Anthony Minghella’s Breaking and Entering, from his own screenplay, very expressively projects his own feelings about the tumultuous changes taking place in the King’s Cross section in North London, under the impetus of an ambitious urban-renewal project in an immigrant-swollen area rife with crime and vice. It is never made entirely clear what political position, if any, the writer-director holds on all the ferment he has witnessed and is now recording in fictional form.
There are traces of mild satire in his depiction of the central character, Will Francis (Jude Law), a landscape architect and developer, shown in media-cartoonish fashion somewhat pompously promoting his grandiose vision of “new” London. But in other respects, Will is an unusually laconic and uncommunicative presence in the center of two initially parallel family narratives, one upper-class, one lower-class. He interlocks them sexually through his impulsive infidelity to his already passive-aggressive Swedish-American girlfriend, Liv (Robin Wright Penn). Liv has entered the relationship with Will burdened by her now-13-year-old autistic daughter, Bea (Poppy Rogers).
With whom does Will guiltily betray Liv? Well, that is the strange crux of the film, which is literally set into motion by two successive burglaries of the office that Will shares with his partner, Sandy (Martin Freeman). I say “literally” because the burglaries are committed by a gang of Bosnian refugees from Sarajevo, and this gang depends on the roof-jumping gymnastic feats of 15-year-old Miro (Rafi Gavron). Miro is the son of widowed Amira (Juliette Binoche), who, like her son’s burglary gang, has fled Sarajevo after the murder of her husband during the period of “ethnic cleansing.” But Amira is totally unaware of her son’s criminal activities; she thinks that he is attending school.
After the second burglary, Will and Sandy begin keeping watch on their office building after hours in Will’s S.U.V. The first night they are discovered by a passing prostitute, Oana (Vera Farmiga), who comically propositions the two men with her exposed breasts. They tell her to go away, but she insists on getting into the back seat and philosophizing to her heart’s content.
Mr. Minghella’s wittily drawn characters tend to be hyper-articulate and seemingly self-educated, regardless of their modest social and economic status. For example, Erika (Caroline Chikezie), the Nigerian cleaning woman, invokes Kafka in her first sentence of outrage after her boss, Sandy, allegedly tells the police that she should be considered a prime suspect in the two burglaries (she is especially indignant because Sandy has expressed an unwelcome infatuation with her). Even so, one wonders if Kafka is a household name in Nigeria.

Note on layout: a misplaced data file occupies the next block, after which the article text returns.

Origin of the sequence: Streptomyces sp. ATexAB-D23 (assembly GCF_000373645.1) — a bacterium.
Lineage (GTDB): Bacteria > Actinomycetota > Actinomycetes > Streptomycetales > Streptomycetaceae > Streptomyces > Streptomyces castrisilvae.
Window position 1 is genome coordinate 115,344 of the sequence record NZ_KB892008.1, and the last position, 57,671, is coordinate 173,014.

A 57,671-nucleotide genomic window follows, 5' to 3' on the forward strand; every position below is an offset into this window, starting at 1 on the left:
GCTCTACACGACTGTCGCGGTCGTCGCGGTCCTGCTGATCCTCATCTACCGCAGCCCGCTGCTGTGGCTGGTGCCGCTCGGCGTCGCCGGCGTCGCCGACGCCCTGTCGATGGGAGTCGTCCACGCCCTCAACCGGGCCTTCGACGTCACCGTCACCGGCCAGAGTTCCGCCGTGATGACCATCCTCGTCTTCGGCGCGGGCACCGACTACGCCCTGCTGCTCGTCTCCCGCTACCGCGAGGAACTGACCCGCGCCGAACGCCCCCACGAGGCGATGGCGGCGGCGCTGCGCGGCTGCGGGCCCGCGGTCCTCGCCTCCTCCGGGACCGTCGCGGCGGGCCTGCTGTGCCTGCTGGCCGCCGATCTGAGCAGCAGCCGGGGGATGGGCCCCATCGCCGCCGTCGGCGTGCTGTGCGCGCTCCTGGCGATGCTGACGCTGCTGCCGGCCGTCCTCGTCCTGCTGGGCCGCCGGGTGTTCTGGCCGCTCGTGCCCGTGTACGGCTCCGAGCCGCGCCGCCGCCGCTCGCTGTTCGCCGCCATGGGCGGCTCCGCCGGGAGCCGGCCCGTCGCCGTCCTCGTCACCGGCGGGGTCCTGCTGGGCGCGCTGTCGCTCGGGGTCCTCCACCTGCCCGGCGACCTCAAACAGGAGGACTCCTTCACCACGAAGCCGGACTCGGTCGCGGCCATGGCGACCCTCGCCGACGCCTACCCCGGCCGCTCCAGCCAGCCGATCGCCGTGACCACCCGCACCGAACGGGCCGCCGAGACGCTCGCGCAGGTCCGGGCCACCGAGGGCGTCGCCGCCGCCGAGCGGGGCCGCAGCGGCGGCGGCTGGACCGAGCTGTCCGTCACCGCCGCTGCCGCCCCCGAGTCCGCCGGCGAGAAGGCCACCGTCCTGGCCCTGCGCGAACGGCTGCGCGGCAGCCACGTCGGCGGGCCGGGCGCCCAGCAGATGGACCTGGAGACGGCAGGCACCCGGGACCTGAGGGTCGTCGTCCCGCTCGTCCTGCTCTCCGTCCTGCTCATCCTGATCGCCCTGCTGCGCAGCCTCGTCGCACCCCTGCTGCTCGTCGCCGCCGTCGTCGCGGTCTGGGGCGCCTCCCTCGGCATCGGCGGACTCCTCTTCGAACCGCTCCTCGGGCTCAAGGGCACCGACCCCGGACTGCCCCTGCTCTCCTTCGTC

One night, Will discovers Miro in the opening stages of yet another burglary. Seeing that they’ve been discovered, the rest of the gang drive away, but in the ensuing chase, Will manages to track Miro to his mother’s apartment, though Miro thinks he has given his pursuer the slip. The next day, Will sees Amira in the street with Miro and is fascinated by her. He follows Amira and discovers that she works as a seamstress to support herself and her son. He finds a pretext to knock on her door and slowly begins an affair with her. Here, the narrative takes some peculiar twists and turns before everything is resolved to allow both families to emerge unscathed from a near-brush with the law and several traumatic confrontations caused by Will’s shameless prevarications. Bruno Fella (Ray Winstone), the wryly authoritative spokesman for the police point of view, places the whole affair in perspective when he remarks to Will and Sandy: “There’s one law for them and one law for us.” Still, Will and (surprisingly) Liv combine to place the less-privileged Amira and Miro under the legal umbrella of privilege possessed by Will and Liv (and everyone else like them). Yet there is no bitter aftertaste to this clear confirmation of social and legal inequality in our society. Hence, in a movie scene saturated with pessimism and paranoia, Mr. Minghella seems remarkably optimistic.
Juliet Stevenson, the romantic lead of Mr. Minghella’s first film, Truly, Madly, Deeply (1991), makes a brief but vivid impression as Rosemary, a canny relationship counselor for Will and Liv. Breaking and Entering is the first film Mr. Minghella has directed from his own original screenplay since his debut 16 years ago. His outstanding subsequent career consists of such successful adaptations as The English Patient (1996), The Talented Mr. Ripley (1999) and Cold Mountain (2003).